The SPLC sued Monroe County Sheriff Rick Ramsay today for illegally holding a U.S. citizen in the county jail on a U.S. Immigration and Customs Enforcement (ICE) hold.
The suit is the first to challenge a Florida sheriff for unlawfully detaining people at ICE’s request as part of a Basic Ordering Agreement (BOA), ICE’s latest scheme to use local law enforcement to find and deport immigrants.
Multiple federal courts have ruled that it is unconstitutional for local law enforcement agencies to keep people detained in jail once their criminal cases have ended, in order to give ICE a chance to pick them up and deport them.
As a result of those court rulings, many sheriffs in Florida became concerned that they, too, would get sued because of the unlawful holds, known as ICE detainers.
Led by Sheriff Bob Gualtieri of Pinellas County and the Florida Sheriffs Association, they concluded that it was too risky for local law enforcement agencies to carry out detainer requests, given the legal precedents that hold counties liable for constitutional violations, according to internal emails the SPLC obtained via public records requests.
In January of this year, Florida sheriffs and ICE launched a pilot program, attempting to skirt that liability. Monroe County Sheriff Rick Ramsay and 16 other Florida sheriffs announced that they were signing agreements to hold people for ICE, in exchange for $50 for each person they hold.
The sheriffs, including Ramsay, signed BOAs with ICE. The sheriffs and ICE claim that BOAs shield counties from liability for holding people on ICE detainers. The SPLC is suing to prove them wrong.
In April of this year, the Monroe County Sheriff’s Office unlawfully detained a U.S. citizen at ICE’s request, threatening him with deportation to Jamaica and mocking his pleas for help. Based on the BOA, the sheriff’s office likely received $50 in exchange for violating the U.S. Constitution.
When Peter Sean Brown told the Monroe County sheriff’s deputies who kept him in jail on an immigration detainer that he is actually an American citizen, they mocked him repeatedly.
He said he was born in Philadelphia, but that just prompted one of the guards to sing the theme song from “The Fresh Prince of Bel Air,” about being “born and raised” in West Philadelphia.
“Yeah, whatever mon, everything’s gonna be alright,” another guard said in a Bob Marley accent, after Brown – who lives in the Florida Keys – was told he would be sent “back” to Jamaica.
The SPLC – along with the ACLU Immigrants’ Rights Project, the ACLU of Florida, and the law firm of Gibson, Dunn & Crutcher, LLP – sued Ramsay today for violating Brown’s constitutional rights and Florida state law by illegally holding him in the county jail on an ICE detainer.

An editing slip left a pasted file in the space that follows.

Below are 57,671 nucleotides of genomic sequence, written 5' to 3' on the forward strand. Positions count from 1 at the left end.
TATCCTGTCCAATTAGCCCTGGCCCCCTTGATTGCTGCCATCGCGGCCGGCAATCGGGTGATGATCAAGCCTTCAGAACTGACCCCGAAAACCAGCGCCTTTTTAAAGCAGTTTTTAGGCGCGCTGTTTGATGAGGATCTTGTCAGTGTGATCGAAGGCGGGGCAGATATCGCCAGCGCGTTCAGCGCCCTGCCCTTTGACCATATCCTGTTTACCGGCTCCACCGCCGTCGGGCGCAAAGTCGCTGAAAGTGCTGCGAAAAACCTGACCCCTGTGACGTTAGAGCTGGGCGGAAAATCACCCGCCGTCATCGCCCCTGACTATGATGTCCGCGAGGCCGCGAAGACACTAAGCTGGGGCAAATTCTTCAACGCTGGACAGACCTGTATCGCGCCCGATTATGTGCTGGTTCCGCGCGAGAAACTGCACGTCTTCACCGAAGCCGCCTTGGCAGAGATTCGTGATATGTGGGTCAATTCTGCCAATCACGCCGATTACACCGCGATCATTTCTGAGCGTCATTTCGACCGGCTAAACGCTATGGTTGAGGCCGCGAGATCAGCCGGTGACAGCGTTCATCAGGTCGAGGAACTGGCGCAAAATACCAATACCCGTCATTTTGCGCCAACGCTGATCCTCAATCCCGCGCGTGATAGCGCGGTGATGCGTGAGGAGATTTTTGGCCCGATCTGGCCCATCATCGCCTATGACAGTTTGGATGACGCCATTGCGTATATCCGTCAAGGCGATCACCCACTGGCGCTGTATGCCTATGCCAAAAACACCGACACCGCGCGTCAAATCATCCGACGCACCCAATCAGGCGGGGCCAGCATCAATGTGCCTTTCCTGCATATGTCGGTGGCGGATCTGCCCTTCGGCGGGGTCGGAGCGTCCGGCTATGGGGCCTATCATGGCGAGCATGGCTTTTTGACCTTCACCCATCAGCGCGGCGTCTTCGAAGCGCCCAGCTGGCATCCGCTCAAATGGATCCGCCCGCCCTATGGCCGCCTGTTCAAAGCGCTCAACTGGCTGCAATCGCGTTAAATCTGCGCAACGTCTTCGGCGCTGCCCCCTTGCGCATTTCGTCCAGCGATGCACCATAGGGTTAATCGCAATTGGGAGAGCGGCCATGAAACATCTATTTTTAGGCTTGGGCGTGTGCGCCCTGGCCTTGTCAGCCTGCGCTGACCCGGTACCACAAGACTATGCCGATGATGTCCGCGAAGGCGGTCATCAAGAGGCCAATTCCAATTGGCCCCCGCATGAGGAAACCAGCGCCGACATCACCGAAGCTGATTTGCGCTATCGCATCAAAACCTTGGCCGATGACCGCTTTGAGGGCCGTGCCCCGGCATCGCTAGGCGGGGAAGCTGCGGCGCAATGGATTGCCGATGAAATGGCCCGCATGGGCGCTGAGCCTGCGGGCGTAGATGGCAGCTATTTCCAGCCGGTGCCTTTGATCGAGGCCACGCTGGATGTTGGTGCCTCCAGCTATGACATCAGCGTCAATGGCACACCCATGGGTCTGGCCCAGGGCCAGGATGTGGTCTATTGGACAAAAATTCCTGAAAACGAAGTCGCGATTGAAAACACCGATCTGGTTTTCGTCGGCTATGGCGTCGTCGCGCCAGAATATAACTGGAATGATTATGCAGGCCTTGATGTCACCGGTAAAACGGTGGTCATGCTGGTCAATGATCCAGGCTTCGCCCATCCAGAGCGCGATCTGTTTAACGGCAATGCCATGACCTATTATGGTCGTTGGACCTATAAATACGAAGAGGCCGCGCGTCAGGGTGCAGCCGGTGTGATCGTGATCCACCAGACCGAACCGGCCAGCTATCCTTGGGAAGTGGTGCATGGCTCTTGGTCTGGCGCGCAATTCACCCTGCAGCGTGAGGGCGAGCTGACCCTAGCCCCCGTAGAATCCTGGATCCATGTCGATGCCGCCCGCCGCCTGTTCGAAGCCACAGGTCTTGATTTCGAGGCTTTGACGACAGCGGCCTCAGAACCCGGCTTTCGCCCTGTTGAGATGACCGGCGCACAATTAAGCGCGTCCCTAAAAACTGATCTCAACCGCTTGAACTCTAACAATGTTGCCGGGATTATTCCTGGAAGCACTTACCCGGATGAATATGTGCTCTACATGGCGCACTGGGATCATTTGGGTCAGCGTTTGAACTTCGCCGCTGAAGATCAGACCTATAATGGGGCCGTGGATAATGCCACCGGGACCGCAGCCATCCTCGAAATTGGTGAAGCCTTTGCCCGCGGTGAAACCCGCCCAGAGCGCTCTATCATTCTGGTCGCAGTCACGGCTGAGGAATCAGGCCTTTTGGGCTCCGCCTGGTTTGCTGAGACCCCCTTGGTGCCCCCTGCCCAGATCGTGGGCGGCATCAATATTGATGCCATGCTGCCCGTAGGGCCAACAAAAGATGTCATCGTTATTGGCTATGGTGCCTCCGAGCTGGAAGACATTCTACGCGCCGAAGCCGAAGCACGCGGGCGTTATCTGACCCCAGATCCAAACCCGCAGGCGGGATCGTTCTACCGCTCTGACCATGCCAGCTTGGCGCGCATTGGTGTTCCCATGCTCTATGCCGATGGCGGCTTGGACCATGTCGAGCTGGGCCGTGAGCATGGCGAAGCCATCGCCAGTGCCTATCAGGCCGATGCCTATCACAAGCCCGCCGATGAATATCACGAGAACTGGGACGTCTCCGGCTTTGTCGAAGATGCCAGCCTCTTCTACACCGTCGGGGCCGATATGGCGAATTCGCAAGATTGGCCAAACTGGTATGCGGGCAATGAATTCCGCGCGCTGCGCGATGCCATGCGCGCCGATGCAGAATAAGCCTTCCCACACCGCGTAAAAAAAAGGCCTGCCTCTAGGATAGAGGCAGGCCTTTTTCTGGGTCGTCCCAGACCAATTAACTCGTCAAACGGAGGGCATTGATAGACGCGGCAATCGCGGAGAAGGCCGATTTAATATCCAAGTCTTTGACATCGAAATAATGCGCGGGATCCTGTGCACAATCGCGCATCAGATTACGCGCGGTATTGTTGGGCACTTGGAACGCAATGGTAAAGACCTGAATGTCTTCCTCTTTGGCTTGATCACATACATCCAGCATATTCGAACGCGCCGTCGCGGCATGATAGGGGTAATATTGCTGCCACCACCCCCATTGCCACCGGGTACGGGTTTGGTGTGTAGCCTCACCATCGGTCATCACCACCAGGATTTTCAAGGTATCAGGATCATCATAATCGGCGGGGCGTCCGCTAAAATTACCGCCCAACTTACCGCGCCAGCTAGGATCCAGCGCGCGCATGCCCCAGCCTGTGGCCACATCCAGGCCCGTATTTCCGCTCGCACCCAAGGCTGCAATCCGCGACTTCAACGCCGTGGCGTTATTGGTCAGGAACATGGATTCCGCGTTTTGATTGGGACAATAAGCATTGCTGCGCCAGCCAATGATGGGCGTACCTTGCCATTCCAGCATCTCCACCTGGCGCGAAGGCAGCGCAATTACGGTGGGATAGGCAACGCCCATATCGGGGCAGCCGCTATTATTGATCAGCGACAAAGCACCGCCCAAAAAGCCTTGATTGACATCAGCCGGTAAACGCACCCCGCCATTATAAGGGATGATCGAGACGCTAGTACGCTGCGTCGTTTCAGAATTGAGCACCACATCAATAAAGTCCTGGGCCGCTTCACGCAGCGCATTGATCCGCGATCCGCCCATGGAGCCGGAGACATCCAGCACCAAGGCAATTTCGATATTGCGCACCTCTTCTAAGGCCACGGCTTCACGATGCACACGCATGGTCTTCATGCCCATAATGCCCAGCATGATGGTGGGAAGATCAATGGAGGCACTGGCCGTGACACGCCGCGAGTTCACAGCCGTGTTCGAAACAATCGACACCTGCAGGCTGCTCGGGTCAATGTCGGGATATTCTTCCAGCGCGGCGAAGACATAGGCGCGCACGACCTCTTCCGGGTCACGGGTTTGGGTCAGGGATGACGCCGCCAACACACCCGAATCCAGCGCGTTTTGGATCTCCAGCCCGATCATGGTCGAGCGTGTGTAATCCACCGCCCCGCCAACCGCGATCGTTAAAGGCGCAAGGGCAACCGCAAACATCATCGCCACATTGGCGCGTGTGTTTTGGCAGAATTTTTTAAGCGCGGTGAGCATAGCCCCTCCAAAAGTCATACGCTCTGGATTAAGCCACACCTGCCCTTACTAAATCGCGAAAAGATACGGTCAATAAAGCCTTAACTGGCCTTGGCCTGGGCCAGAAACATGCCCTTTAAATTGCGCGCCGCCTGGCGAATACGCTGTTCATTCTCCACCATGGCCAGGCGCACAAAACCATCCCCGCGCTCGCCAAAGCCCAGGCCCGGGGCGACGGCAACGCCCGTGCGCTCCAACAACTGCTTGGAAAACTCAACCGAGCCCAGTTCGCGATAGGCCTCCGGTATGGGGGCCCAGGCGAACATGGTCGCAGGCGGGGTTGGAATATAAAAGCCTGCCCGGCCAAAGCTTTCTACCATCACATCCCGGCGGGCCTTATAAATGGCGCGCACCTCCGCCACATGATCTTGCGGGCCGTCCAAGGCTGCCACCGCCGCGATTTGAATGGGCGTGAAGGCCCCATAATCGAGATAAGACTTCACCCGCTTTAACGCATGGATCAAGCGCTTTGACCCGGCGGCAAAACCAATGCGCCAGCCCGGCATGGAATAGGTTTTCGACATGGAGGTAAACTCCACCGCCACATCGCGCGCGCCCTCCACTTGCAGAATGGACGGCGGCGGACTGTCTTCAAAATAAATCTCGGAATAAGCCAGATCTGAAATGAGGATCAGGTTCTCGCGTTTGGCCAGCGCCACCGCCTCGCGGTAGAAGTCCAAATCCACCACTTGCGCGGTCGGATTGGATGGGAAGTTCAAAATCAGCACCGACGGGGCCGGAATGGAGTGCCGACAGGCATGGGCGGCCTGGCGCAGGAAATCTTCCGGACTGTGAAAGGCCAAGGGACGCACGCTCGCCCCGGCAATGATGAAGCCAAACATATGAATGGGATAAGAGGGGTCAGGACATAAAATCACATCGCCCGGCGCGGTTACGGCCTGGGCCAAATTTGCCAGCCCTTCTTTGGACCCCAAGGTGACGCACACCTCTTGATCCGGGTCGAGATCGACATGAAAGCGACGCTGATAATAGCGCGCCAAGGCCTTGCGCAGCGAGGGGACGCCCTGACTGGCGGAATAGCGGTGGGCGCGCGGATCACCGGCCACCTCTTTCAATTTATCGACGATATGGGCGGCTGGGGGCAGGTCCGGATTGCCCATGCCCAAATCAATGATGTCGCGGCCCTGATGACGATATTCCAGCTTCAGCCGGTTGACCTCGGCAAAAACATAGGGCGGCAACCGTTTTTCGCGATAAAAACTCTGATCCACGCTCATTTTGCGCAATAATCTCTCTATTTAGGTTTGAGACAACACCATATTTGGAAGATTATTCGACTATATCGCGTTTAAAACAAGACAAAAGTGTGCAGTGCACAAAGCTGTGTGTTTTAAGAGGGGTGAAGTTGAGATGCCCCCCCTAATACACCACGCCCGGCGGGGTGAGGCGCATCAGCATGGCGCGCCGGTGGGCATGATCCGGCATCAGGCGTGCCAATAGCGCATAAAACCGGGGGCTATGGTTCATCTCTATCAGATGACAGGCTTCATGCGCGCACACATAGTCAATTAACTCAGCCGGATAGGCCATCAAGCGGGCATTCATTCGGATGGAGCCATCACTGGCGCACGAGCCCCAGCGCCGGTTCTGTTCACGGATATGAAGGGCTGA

Ramsay, on behalf of Monroe County, Florida, signed a BOA with ICE in February to detain people suspected of being undocumented immigrants. Ramsay’s unquestioning compliance with ICE’s request led to Brown’s illegal detention, according to the lawsuit.
The sheriff’s office – which runs the jail – easily could have confirmed Brown’s claim that he was an American citizen and should have released him, even though ICE had asked the sheriff’s office to detain him, the SPLC and its co-counsel said in their lawsuit.
The lawsuit represents the first test of whether BOAs protect counties from liability for unconstitutionally arresting and detaining people.
“ICE has tried to turn local law enforcement agencies into its force multipliers for years,” said Mary Bauer, deputy legal director for the SPLC. “Basic Ordering Agreements are ICE’s latest attempt to turn county sheriffs into de facto immigration agents, with the promise that the sheriffs can’t be sued when they violate people’s constitutional rights. It won’t work. BOA or no BOA, Sheriff Ramsay violated Peter Brown’s rights, and he will be held accountable.”
With the BOA in place, Ramsay apparently felt no hesitation about carrying out an ICE detainer on a man who repeatedly claimed to be a U.S. citizen and offered to produce proof. Instead, in exchange for $50 from ICE, Ramsay upended Brown’s life, according to the lawsuit.
“No person should have to endure what Mr. Brown endured,” Bauer said. “He was threatened with deportation and mocked, and his pleas for release were ignored. The county blatantly disregarded Mr. Brown’s constitutional rights, in unquestioning compliance with ICE’s request.”